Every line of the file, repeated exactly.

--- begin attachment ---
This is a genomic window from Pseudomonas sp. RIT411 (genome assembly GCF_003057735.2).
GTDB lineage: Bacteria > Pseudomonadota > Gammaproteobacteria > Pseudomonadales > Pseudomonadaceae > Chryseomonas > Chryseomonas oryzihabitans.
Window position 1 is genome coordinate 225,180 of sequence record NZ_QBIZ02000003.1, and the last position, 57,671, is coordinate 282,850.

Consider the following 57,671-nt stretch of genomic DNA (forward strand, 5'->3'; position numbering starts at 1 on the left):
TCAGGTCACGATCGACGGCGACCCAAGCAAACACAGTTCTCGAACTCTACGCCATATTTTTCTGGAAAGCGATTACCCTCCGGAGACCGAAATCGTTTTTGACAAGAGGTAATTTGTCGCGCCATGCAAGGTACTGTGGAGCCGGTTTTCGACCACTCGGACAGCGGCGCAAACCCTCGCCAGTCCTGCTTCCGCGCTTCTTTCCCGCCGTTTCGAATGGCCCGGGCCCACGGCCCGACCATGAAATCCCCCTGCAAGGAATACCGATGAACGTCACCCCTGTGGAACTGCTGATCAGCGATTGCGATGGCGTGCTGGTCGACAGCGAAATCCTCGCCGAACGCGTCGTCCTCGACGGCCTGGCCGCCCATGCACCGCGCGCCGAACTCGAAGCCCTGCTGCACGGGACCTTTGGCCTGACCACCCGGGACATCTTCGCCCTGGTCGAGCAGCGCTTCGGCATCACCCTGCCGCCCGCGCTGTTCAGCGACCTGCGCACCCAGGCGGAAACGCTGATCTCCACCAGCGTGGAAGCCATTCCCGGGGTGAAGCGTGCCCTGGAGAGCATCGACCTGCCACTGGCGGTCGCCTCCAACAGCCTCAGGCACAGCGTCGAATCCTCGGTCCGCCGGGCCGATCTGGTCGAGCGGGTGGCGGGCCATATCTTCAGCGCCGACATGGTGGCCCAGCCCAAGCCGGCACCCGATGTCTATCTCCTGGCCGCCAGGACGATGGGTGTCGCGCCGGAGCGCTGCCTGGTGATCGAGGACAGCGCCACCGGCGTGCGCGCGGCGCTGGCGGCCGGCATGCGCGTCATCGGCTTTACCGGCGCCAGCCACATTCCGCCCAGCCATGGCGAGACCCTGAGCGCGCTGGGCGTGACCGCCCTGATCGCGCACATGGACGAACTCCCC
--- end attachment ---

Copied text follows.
This is a genomic window from Pseudomonas sp. RIT411 (genome assembly GCF_003057735.2).
GTDB lineage: Bacteria > Pseudomonadota > Gammaproteobacteria > Pseudomonadales > Pseudomonadaceae > Chryseomonas > Chryseomonas oryzihabitans.
Window position 1 is genome coordinate 225,180 of sequence record NZ_QBIZ02000003.1, and the last position, 57,671, is coordinate 282,850.

Consider the following 57,671-nt stretch of genomic DNA (forward strand, 5'->3'; position numbering starts at 1 on the left):
TCAGGTCACGATCGACGGCGACCCAAGCAAACACAGTTCTCGAACTCTACGCCATATTTTTCTGGAAAGCGATTACCCTCCGGAGACCGAAATCGTTTTTGACAAGAGGTAATTTGTCGCGCCATGCAAGGTACTGTGGAGCCGGTTTTCGACCACTCGGACAGCGGCGCAAACCCTCGCCAGTCCTGCTTCCGCGCTTCTTTCCCGCCGTTTCGAATGGCCCGGGCCCACGGCCCGACCATGAAATCCCCCTGCAAGGAATACCGATGAACGTCACCCCTGTGGAACTGCTGATCAGCGATTGCGATGGCGTGCTGGTCGACAGCGAAATCCTCGCCGAACGCGTCGTCCTCGACGGCCTGGCCGCCCATGCACCGCGCGCCGAACTCGAAGCCCTGCTGCACGGGACCTTTGGCCTGACCACCCGGGACATCTTCGCCCTGGTCGAGCAGCGCTTCGGCATCACCCTGCCGCCCGCGCTGTTCAGCGACCTGCGCACCCAGGCGGAAACGCTGATCTCCACCAGCGTGGAAGCCATTCCCGGGGTGAAGCGTGCCCTGGAGAGCATCGACCTGCCACTGGCGGTCGCCTCCAACAGCCTCAGGCACAGCGTCGAATCCTCGGTCCGCCGGGCCGATCTGGTCGAGCGGGTGGCGGGCCATATCTTCAGCGCCGACATGGTGGCCCAGCCCAAGCCGGCACCCGATGTCTATCTCCTGGCCGCCAGGACGATGGGTGTCGCGCCGGAGCGCTGCCTGGTGATCGAGGACAGCGCCACCGGCGTGCGCGCGGCGCTGGCGGCCGGCATGCGCGTCATCGGCTTTACCGGCGCCAGCCACATTCCGCCCAGCCATGGCGAGACCCTGAGCGCGCTGGGCGTGACCGCCCTGATCGCGCACATGGACGAACTCCCC